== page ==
Water-Related News

Port Charlotte septic advocates again resist county sewer mandate

By Evan Williams

A plan by Charlotte County officials to hook thousands of aging properties up to a central sewer system has run into sometimes “passionate, emotional” resistance from homeowners, said Commissioner Stephen R. Deutsch.

Homes in the Spring Lake neighborhood, south of U.S. 41 and Midway Boulevard, use their own septic systems to treat wastewater. A public sewer system would instead pump the liquid mix of dishwater, urine, feces and other waste to a central treatment facility.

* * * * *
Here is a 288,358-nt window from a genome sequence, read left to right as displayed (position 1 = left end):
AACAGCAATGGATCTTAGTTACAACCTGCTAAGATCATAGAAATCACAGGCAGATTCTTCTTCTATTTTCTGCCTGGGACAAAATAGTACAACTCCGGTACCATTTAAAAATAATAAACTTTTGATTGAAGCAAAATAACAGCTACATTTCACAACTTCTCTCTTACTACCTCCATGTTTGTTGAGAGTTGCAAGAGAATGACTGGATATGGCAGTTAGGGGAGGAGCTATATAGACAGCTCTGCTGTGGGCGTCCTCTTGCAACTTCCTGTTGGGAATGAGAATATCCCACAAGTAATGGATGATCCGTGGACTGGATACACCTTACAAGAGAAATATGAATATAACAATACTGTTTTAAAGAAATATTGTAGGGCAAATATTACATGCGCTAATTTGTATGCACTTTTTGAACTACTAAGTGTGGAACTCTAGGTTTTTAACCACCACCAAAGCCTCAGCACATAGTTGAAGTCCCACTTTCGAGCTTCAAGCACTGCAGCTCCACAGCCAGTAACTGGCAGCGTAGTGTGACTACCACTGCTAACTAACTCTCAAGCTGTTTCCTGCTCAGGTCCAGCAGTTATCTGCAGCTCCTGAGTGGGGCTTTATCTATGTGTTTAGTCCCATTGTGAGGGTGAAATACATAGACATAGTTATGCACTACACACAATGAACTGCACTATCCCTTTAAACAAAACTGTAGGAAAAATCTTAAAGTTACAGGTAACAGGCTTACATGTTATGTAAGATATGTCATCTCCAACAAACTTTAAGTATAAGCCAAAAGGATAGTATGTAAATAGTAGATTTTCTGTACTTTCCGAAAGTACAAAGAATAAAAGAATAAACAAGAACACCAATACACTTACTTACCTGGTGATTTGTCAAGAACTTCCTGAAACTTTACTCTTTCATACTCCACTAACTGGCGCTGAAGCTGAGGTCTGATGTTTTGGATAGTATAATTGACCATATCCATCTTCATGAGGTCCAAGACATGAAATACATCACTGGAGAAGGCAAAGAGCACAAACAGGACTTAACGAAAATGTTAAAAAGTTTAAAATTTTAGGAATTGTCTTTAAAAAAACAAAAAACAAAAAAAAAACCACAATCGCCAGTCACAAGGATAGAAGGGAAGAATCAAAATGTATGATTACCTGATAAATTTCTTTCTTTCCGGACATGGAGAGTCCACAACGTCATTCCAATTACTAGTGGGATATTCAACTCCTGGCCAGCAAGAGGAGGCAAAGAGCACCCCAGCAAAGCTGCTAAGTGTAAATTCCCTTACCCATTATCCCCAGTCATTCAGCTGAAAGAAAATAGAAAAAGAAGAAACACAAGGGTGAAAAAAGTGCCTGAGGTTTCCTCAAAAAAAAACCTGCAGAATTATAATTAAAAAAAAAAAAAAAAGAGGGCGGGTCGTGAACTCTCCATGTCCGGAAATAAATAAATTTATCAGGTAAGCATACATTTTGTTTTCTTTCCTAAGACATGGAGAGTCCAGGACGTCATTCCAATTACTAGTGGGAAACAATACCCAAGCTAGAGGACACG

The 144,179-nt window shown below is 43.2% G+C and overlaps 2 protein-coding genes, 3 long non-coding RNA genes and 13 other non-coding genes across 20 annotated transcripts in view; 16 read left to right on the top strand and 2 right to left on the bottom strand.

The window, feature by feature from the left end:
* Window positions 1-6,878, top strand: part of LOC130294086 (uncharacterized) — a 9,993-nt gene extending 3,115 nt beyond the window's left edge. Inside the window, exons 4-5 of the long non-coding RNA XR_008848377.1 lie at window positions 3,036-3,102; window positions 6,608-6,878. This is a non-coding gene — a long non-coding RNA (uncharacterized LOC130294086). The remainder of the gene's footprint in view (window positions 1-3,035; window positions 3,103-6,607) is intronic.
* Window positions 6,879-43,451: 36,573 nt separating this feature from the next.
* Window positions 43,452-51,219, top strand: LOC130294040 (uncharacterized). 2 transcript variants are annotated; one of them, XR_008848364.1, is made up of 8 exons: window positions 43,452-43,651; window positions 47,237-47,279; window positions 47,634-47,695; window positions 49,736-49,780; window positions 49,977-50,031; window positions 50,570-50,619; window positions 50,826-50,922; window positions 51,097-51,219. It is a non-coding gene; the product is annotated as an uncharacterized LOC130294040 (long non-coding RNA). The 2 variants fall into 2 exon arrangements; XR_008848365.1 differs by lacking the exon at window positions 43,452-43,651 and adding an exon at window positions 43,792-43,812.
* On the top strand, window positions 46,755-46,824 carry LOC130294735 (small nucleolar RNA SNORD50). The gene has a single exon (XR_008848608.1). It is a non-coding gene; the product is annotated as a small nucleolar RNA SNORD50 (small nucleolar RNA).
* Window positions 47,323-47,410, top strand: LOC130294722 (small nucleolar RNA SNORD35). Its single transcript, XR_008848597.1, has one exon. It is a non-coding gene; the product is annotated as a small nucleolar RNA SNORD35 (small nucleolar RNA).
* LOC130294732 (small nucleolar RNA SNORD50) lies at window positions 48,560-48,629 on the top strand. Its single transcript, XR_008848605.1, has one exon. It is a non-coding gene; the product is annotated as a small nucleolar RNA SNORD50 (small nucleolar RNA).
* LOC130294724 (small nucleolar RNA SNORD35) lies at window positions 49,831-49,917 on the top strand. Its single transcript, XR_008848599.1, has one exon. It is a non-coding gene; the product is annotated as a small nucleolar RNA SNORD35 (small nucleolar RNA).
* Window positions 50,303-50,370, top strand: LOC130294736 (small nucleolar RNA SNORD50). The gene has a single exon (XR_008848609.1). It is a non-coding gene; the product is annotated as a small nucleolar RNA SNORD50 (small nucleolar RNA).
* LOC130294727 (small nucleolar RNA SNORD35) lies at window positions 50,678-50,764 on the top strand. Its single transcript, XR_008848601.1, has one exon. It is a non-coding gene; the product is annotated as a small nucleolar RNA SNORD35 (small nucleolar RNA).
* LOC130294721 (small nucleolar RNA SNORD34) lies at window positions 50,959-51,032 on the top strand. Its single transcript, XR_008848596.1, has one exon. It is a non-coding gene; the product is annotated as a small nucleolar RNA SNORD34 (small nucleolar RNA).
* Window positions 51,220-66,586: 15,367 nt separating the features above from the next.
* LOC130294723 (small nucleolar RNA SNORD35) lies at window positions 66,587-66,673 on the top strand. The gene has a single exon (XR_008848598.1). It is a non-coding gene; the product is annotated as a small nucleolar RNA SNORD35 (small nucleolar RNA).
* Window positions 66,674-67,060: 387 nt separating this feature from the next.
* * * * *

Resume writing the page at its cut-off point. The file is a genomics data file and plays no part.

If central sewer for roughly 2,500 plots of land in Spring Lake is installed successfully, an estimated $22.2 million burden for taxpayers there, officials plan to do the same in other areas of the county that use septic systems.

Reports show a shared sewer system is more sanitary, especially for a densely populated neighborhood like Spring Lake, that sits close to waterways and has aging septic tanks, said Charlotte County Administrator Ray Sandrock.